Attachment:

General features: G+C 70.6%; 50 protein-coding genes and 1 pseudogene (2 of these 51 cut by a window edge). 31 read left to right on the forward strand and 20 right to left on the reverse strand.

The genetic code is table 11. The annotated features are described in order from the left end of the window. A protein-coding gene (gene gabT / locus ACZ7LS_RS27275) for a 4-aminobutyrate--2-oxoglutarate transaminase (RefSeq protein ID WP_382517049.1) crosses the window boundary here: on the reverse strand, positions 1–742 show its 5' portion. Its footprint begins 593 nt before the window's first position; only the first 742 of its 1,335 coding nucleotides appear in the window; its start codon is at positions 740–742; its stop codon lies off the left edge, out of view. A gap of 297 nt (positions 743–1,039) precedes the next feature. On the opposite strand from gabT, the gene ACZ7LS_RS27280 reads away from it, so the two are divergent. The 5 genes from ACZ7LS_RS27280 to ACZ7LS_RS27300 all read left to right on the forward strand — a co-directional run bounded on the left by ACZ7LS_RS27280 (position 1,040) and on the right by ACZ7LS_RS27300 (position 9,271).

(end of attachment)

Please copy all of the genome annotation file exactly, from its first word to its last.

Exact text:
General features: G+C 70.6%; 50 protein-coding genes and 1 pseudogene (2 of these 51 cut by a window edge). 31 read left to right on the forward strand and 20 right to left on the reverse strand.

The genetic code is table 11. The annotated features are described in order from the left end of the window. A protein-coding gene (gene gabT / locus ACZ7LS_RS27275) for a 4-aminobutyrate--2-oxoglutarate transaminase (RefSeq protein ID WP_382517049.1) crosses the window boundary here: on the reverse strand, positions 1–742 show its 5' portion. Its footprint begins 593 nt before the window's first position; only the first 742 of its 1,335 coding nucleotides appear in the window; its start codon is at positions 740–742; its stop codon lies off the left edge, out of view. A gap of 297 nt (positions 743–1,039) precedes the next feature. On the opposite strand from gabT, the gene ACZ7LS_RS27280 reads away from it, so the two are divergent. The 5 genes from ACZ7LS_RS27280 to ACZ7LS_RS27300 all read left to right on the forward strand — a co-directional run bounded on the left by ACZ7LS_RS27280 (position 1,040) and on the right by ACZ7LS_RS27300 (position 9,271).